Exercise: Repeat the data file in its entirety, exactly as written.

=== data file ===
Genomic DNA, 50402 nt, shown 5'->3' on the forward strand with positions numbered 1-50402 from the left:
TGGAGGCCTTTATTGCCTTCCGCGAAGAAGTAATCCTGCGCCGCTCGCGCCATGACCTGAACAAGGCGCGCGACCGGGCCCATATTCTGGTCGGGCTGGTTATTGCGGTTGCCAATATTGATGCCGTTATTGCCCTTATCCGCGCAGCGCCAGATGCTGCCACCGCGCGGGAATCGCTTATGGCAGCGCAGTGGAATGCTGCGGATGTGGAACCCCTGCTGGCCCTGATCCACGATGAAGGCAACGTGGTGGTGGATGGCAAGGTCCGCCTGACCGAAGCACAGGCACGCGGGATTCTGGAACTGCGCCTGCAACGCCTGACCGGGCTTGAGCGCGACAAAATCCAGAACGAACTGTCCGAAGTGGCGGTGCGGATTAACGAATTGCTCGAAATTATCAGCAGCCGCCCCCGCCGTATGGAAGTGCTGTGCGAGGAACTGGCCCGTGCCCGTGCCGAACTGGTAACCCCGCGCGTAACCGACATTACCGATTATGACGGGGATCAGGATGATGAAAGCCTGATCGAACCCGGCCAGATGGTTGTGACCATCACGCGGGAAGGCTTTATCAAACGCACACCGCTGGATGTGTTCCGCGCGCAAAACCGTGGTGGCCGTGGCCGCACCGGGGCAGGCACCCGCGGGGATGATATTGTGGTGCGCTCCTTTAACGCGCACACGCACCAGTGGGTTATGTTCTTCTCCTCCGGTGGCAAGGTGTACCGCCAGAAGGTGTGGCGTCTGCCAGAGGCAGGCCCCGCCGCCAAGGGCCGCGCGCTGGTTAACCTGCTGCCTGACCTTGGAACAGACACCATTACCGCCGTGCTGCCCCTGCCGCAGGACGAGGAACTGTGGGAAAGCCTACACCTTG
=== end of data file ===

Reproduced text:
Genomic DNA, 50402 nt, shown 5'->3' on the forward strand with positions numbered 1-50402 from the left:
TGGAGGCCTTTATTGCCTTCCGCGAAGAAGTAATCCTGCGCCGCTCGCGCCATGACCTGAACAAGGCGCGCGACCGGGCCCATATTCTGGTCGGGCTGGTTATTGCGGTTGCCAATATTGATGCCGTTATTGCCCTTATCCGCGCAGCGCCAGATGCTGCCACCGCGCGGGAATCGCTTATGGCAGCGCAGTGGAATGCTGCGGATGTGGAACCCCTGCTGGCCCTGATCCACGATGAAGGCAACGTGGTGGTGGATGGCAAGGTCCGCCTGACCGAAGCACAGGCACGCGGGATTCTGGAACTGCGCCTGCAACGCCTGACCGGGCTTGAGCGCGACAAAATCCAGAACGAACTGTCCGAAGTGGCGGTGCGGATTAACGAATTGCTCGAAATTATCAGCAGCCGCCCCCGCCGTATGGAAGTGCTGTGCGAGGAACTGGCCCGTGCCCGTGCCGAACTGGTAACCCCGCGCGTAACCGACATTACCGATTATGACGGGGATCAGGATGATGAAAGCCTGATCGAACCCGGCCAGATGGTTGTGACCATCACGCGGGAAGGCTTTATCAAACGCACACCGCTGGATGTGTTCCGCGCGCAAAACCGTGGTGGCCGTGGCCGCACCGGGGCAGGCACCCGCGGGGATGATATTGTGGTGCGCTCCTTTAACGCGCACACGCACCAGTGGGTTATGTTCTTCTCCTCCGGTGGCAAGGTGTACCGCCAGAAGGTGTGGCGTCTGCCAGAGGCAGGCCCCGCCGCCAAGGGCCGCGCGCTGGTTAACCTGCTGCCTGACCTTGGAACAGACACCATTACCGCCGTGCTGCCCCTGCCGCAGGACGAGGAACTGTGGGAAAGCCTACACCTTG